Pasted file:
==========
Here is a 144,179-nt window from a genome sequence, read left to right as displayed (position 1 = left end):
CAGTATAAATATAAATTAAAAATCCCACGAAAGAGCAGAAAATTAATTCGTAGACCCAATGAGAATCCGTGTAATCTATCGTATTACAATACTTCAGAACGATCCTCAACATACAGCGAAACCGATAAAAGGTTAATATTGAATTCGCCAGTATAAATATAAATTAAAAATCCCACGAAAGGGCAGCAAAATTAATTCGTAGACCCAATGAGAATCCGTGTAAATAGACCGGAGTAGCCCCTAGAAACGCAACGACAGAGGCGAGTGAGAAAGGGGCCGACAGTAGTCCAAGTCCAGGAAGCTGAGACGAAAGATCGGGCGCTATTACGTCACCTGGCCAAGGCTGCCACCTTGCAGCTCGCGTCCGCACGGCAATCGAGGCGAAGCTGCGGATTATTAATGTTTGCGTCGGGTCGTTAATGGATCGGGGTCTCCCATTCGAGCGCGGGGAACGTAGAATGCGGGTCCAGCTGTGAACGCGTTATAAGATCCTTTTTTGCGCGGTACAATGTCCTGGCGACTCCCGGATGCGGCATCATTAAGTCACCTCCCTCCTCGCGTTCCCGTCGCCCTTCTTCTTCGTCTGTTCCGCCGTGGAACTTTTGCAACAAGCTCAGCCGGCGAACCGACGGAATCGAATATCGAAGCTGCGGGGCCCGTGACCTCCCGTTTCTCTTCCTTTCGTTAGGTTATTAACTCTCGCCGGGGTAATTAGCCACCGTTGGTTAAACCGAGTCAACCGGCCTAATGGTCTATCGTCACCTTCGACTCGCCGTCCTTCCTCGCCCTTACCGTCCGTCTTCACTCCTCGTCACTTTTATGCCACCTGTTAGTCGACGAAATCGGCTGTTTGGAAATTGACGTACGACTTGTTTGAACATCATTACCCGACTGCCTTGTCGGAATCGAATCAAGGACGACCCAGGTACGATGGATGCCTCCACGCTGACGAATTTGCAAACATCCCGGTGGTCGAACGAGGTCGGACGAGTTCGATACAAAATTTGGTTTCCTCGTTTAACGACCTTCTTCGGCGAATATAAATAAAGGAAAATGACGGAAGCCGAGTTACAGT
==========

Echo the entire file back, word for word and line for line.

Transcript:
Here is a 144,179-nt window from a genome sequence, read left to right as displayed (position 1 = left end):
CAGTATAAATATAAATTAAAAATCCCACGAAAGAGCAGAAAATTAATTCGTAGACCCAATGAGAATCCGTGTAATCTATCGTATTACAATACTTCAGAACGATCCTCAACATACAGCGAAACCGATAAAAGGTTAATATTGAATTCGCCAGTATAAATATAAATTAAAAATCCCACGAAAGGGCAGCAAAATTAATTCGTAGACCCAATGAGAATCCGTGTAAATAGACCGGAGTAGCCCCTAGAAACGCAACGACAGAGGCGAGTGAGAAAGGGGCCGACAGTAGTCCAAGTCCAGGAAGCTGAGACGAAAGATCGGGCGCTATTACGTCACCTGGCCAAGGCTGCCACCTTGCAGCTCGCGTCCGCACGGCAATCGAGGCGAAGCTGCGGATTATTAATGTTTGCGTCGGGTCGTTAATGGATCGGGGTCTCCCATTCGAGCGCGGGGAACGTAGAATGCGGGTCCAGCTGTGAACGCGTTATAAGATCCTTTTTTGCGCGGTACAATGTCCTGGCGACTCCCGGATGCGGCATCATTAAGTCACCTCCCTCCTCGCGTTCCCGTCGCCCTTCTTCTTCGTCTGTTCCGCCGTGGAACTTTTGCAACAAGCTCAGCCGGCGAACCGACGGAATCGAATATCGAAGCTGCGGGGCCCGTGACCTCCCGTTTCTCTTCCTTTCGTTAGGTTATTAACTCTCGCCGGGGTAATTAGCCACCGTTGGTTAAACCGAGTCAACCGGCCTAATGGTCTATCGTCACCTTCGACTCGCCGTCCTTCCTCGCCCTTACCGTCCGTCTTCACTCCTCGTCACTTTTATGCCACCTGTTAGTCGACGAAATCGGCTGTTTGGAAATTGACGTACGACTTGTTTGAACATCATTACCCGACTGCCTTGTCGGAATCGAATCAAGGACGACCCAGGTACGATGGATGCCTCCACGCTGACGAATTTGCAAACATCCCGGTGGTCGAACGAGGTCGGACGAGTTCGATACAAAATTTGGTTTCCTCGTTTAACGACCTTCTTCGGCGAATATAAATAAAGGAAAATGACGGAAGCCGAGTTACAGT